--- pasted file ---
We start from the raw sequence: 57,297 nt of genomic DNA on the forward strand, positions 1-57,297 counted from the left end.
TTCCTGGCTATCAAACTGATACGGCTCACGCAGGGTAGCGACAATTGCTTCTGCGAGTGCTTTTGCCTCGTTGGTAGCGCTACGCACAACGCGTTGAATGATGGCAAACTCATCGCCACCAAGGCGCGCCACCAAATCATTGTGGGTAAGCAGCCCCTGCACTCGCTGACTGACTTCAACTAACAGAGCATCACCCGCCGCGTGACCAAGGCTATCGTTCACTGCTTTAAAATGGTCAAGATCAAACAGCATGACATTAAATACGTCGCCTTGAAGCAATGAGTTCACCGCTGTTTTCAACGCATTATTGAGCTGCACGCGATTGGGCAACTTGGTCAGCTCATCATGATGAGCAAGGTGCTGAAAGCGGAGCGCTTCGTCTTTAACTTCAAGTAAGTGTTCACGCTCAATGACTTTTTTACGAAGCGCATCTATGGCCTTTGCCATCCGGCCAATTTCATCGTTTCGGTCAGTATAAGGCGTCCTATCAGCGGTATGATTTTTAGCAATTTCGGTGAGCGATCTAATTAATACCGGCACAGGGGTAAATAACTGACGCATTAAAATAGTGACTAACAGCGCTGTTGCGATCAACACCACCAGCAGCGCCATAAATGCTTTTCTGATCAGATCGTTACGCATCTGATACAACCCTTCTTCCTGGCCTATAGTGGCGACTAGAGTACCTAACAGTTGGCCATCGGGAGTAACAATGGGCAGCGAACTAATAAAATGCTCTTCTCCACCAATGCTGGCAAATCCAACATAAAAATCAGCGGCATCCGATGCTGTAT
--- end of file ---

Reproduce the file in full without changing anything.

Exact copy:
We start from the raw sequence: 57,297 nt of genomic DNA on the forward strand, positions 1-57,297 counted from the left end.
TTCCTGGCTATCAAACTGATACGGCTCACGCAGGGTAGCGACAATTGCTTCTGCGAGTGCTTTTGCCTCGTTGGTAGCGCTACGCACAACGCGTTGAATGATGGCAAACTCATCGCCACCAAGGCGCGCCACCAAATCATTGTGGGTAAGCAGCCCCTGCACTCGCTGACTGACTTCAACTAACAGAGCATCACCCGCCGCGTGACCAAGGCTATCGTTCACTGCTTTAAAATGGTCAAGATCAAACAGCATGACATTAAATACGTCGCCTTGAAGCAATGAGTTCACCGCTGTTTTCAACGCATTATTGAGCTGCACGCGATTGGGCAACTTGGTCAGCTCATCATGATGAGCAAGGTGCTGAAAGCGGAGCGCTTCGTCTTTAACTTCAAGTAAGTGTTCACGCTCAATGACTTTTTTACGAAGCGCATCTATGGCCTTTGCCATCCGGCCAATTTCATCGTTTCGGTCAGTATAAGGCGTCCTATCAGCGGTATGATTTTTAGCAATTTCGGTGAGCGATCTAATTAATACCGGCACAGGGGTAAATAACTGACGCATTAAAATAGTGACTAACAGCGCTGTTGCGATCAACACCACCAGCAGCGCCATAAATGCTTTTCTGATCAGATCGTTACGCATCTGATACAACCCTTCTTCCTGGCCTATAGTGGCGACTAGAGTACCTAACAGTTGGCCATCGGGAGTAACAATGGGCAGCGAACTAATAAAATGCTCTTCTCCACCAATGCTGGCAAATCCAACATAAAAATCAGCGGCATCCGATGCTGTAT